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Step into historic Palermo

3 min read

Step into historic Palermo
The Sicilian capital speaks differently to everyone who visits, yet it’s one of few remaining cities on earth that can be described as a true cultural adventure through time.
Palermo. Proudly raw and a little gritty, but splendidly charming. Unapologetically devoid of touristy comforts or tinsel. A time machine into distant worlds. Aristocratic. Plebeian. Utterly awake and a delightful assault on the senses. With so many faces to Palermo, it’s up to you which side you wish to unearth.
Palermo’s appeal lies all in its patchwork history, having been invaded by everyone from the Phoenicians and Romans to the Arabs, Normans, and French, and many more rulers in between. The result is an eclectic fusion of styles and flavours, which you can embrace as much in its architecture and cuisine as in the daily habits.
Image of the harbour and surrounding town of Palermo in Sicily
Located nearer to northern Africa than mainland Europe and with reliable temperatures of 10°C - 15°C throughout December to February, Palermo is a quick and easy place to escape to for catching the Mediterranean winter sun.
The best way to meet this edgy city is in its streets, where fading palazzi fight for the limelight in a maze of narrow streets filled with bustling balconies and doorsteps populated by families.
Wander the older neighbourhoods like Il Capo, with its vibrant winding streets, and it’s perfectly possible you’ll come across a welcoming street party with music and dancing.
Explore one of the four ancient markets, which have the spirit of Arabian souks with their exotic and colourful food displays. We recommend the legendary Vucciria market in Castellammare, or you can visit Italy's oldest market, Il Ballarò, in the ancient neighbourhood of Albergheria, where fishmongers, greengrocers, and cheesemongers collide.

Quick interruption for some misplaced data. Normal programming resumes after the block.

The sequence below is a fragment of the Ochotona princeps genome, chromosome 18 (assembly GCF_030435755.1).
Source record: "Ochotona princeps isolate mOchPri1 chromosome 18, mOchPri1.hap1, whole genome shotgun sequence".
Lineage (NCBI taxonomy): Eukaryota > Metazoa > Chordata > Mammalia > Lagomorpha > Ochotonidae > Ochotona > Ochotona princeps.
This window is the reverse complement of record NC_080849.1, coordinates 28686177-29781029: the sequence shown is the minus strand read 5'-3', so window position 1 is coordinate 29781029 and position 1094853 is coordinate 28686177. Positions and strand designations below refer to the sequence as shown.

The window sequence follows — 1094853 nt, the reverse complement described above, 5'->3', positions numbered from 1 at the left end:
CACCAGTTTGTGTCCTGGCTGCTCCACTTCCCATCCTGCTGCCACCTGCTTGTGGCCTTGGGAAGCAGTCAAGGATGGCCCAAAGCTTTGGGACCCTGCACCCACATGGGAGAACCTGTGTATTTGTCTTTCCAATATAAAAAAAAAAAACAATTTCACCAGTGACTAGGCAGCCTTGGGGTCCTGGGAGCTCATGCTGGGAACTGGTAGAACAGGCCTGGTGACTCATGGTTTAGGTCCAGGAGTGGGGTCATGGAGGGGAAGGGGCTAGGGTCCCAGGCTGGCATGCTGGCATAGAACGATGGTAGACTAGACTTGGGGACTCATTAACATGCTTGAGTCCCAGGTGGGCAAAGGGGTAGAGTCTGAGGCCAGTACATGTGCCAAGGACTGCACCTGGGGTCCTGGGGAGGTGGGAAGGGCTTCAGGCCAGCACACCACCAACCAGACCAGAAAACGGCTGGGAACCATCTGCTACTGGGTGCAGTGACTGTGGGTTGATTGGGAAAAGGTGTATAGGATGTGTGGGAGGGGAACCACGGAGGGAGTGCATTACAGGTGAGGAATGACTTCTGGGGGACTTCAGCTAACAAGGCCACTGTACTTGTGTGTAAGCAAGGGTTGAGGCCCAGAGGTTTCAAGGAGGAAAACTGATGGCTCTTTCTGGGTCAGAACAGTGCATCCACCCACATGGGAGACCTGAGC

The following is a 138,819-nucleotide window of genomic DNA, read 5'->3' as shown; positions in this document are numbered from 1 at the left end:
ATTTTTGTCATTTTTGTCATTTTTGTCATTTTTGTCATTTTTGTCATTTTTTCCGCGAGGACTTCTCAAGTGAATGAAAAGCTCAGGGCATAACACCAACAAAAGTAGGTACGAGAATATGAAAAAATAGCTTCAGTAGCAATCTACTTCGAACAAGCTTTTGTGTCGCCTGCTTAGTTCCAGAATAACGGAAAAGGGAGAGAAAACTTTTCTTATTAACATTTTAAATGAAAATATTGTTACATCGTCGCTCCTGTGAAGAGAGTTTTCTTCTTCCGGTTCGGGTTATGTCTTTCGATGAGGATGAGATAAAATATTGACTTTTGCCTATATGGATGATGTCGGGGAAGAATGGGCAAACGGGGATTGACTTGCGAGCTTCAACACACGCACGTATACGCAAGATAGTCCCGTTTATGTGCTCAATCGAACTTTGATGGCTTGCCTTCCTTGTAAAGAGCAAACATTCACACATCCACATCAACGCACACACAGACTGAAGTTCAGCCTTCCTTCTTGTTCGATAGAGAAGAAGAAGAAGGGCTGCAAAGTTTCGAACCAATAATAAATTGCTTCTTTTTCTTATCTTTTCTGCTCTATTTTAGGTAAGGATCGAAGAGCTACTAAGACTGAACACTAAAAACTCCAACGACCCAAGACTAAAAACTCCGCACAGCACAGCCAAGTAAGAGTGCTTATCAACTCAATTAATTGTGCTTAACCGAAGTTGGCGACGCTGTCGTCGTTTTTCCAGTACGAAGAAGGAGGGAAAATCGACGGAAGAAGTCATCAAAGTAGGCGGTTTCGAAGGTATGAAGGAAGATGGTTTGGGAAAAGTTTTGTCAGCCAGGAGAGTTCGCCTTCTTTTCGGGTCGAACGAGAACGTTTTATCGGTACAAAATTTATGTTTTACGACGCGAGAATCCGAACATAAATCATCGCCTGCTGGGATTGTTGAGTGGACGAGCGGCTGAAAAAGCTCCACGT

Given this is Sicily, Palermo’s street food scene is obviously appetising. Feast on the sweet treat of cannoli, a real delicious bite.
Image of a cathedral in the town of Palermo in Sicily
Palermo is also home to some of the largest number of UNESCO World Heritage sites, with over 230 ancient churches. To best orientate yourself, keep the ancient and straight road of Via Vittorio Emanuele in your sights, as this takes in the city’s main attractions with every crossing.
Right in the centre of Palermo lies the medieval church of Santa Maria dell'Ammiraglio, also known as La Martorana, where you can witness the architectural styles of different invaders and centuries in one great mosaic-lined frenzy. Right next door, you’ll see the three distinctive red domes of San Cataldo, as well as the impressive Baroque square of Quattro Canti.
You may discover the white marble Renaissance ‘Fountain of Shame’ in Piazza Pretoria, with its frolicking nude classical gods and animal heads, deplored for its corrupt ways in later centuries. Then there’s Palermo’s mighty cathedral, which dates back an incredible 1,500 years.
Observe 11th century architecture from the Norman conquest at the royal Palazzo dei Normanni or the impeccable golden mosaics of Palatine Chapel. If this whets your appetite, head outside the city to the quaint village of Monreale where sits an ever more impressive Norman cathedral.
If you’re feeling brave, venture underground Palermo into the crypts of centuries’ old Capuchin monks for a fascinating albeit macabre experience. However, if you’d prefer more lighthearted whimsy, we suggest you take in a traditional Sicilian puppet show. Even if no children are present, you’ll be sure to find your inner child when you’re launched into a world of theatre with this age-old art form.
Photograph of the sun setting over the town of Palermo in Sicily
Just before sunset, join the city’s residents in their traditional evening walk (passeggiata) - and there’s no better place to do this than Le Mura delle Cattive. You can then spend the evening in a little trattoria, perhaps in one of the seafood restaurants down by the twinkling marina while overlooking the yachts, or under the grandeur of Teatro Massimo’s intricate mechanical roof for a night of Italian opera, both soul-stirring exploits in their own right.
Much of Palermo was bombed in the Second World War, but only now is the city being rebuilt and vastly modernised. We highly recommend you visit now before this inspiring city forever changes.

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